No, No, Norovirus


2018 is finally upon us and while for some that means new gym memberships and fulfilling new year’s resolutions, for most of us it means staying at home, spending more time with family and friends, and drinking hot cocoa while watching the snow fall.

With the winter in Michigan predicted to be colder and snowier this year than it was last year, it definitely seems safer to stay indoors than to go outdoors. However, staying indoors for too long in an enclosed space (e.g. home) carries its own health risks, unbeknownst to most. Most common of these risks include the “stomach flu” caused by the norovirus.

Norovirus is a virus that can cause common symptoms seen in what people commonly describe as the “stomach flu” or “food poisoning,” including nausea, vomiting, diarrhea, and stomach pain1. According to CDC, the virus causes 19 to 21 million illnesses each year in the US1. Although the illness gets better within 1 to 3 days, the virus can also cause more serious symptoms like severe dehydration and hospitalization in young children, the elderly, and people with other health conditions2.

Norovirus is transmitted very easily from person to person by direct and indirect physical contact. Examples include shaking hands with an ill person, eating foods and drinking liquids prepared by someone with the virus, and not washing hands after touching an infected object1. People with this virus are contagious before they start to feel ill, all the way until a few days after their recovery2.

Since there is no current vaccine or treatment for the norovirus, it is absolutely important to follow some simple steps to avoid contracting and spreading this virus1.

  1. Wash hands thoroughly!
    • Alcohol-based sanitizer does NOT protect against the virus3 - soap and water's where it's at.
  2. Handle and prepare food safely!
    • Thoroughly rinse foods before preparing and eating. People with the virus should also NOT be preparing any foods for others1.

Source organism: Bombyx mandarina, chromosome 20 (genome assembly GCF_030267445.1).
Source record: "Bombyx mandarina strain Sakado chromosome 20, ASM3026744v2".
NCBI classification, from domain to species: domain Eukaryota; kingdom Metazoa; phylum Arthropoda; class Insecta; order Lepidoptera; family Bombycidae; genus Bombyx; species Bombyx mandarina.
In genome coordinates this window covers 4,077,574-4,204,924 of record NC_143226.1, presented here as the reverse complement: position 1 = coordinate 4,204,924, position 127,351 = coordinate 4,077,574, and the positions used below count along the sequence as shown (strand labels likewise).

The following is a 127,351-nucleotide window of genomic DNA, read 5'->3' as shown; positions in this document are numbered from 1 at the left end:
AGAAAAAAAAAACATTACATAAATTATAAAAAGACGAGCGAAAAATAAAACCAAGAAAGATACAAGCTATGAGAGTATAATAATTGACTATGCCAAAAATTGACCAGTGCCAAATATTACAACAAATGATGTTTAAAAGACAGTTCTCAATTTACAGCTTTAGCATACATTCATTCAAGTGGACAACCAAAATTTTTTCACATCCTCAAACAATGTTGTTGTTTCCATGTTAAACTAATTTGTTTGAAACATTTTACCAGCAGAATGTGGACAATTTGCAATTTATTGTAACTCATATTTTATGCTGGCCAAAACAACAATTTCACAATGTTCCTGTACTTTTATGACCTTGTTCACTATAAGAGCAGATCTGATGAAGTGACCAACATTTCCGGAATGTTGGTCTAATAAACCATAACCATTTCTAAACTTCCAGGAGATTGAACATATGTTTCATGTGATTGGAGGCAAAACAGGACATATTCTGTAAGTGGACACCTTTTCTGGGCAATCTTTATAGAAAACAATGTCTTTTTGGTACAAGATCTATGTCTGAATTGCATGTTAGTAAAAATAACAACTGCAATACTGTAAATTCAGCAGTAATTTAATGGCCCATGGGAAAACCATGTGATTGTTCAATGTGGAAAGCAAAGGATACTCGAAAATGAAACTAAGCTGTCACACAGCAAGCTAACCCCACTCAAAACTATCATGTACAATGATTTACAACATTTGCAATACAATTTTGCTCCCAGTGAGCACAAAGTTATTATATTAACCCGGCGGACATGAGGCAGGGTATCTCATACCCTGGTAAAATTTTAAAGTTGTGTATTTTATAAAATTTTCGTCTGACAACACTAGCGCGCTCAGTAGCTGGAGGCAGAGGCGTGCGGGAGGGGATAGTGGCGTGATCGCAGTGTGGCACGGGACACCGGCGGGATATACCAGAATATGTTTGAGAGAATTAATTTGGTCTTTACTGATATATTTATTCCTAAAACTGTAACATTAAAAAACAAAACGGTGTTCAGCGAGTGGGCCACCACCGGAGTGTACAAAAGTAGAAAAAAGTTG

3. Clean and disinfect contaminated surfaces!
    • Put on disposable gloves when wiping or disinfecting contaminated surfaces and objects. Bleach-based cleaners are most effective in getting rid of the virus1.
  4. Wash laundry thoroughly!
    • Wash contaminated clothing or linens separately from others and with detergent at maximum cycle length1.

If the virus still somehow makes its way through, then make sure to…

                        Drink plenty of liquids!                                    Get rest!





Make sure to bundle up and spend some quality time with family and friends this winter season, but also be on the lookout for those pesky viruses! Happy New Year!


  1. Prevent the Spread of Norovirus. Centers for Disease Control and Prevention, 13 Nov. 2017,
  2. “Norovirus (Norwalk Virus).” Food Safety, U.S. Department of Health and Human Services, 24 Aug. 2009,
  3. “General Fact Sheet for Norovirus (Viral Gastroenteritis).” Michigan Department of Community Health,



Nothing herein constitutes medical advice, diagnosis or treatment, or is a substitute for professional advice.  You should always seek the advice of your physician or other medical professional if you have questions or concerns about a medical condition.




© Paul Ko, PharmD Candidate 2020

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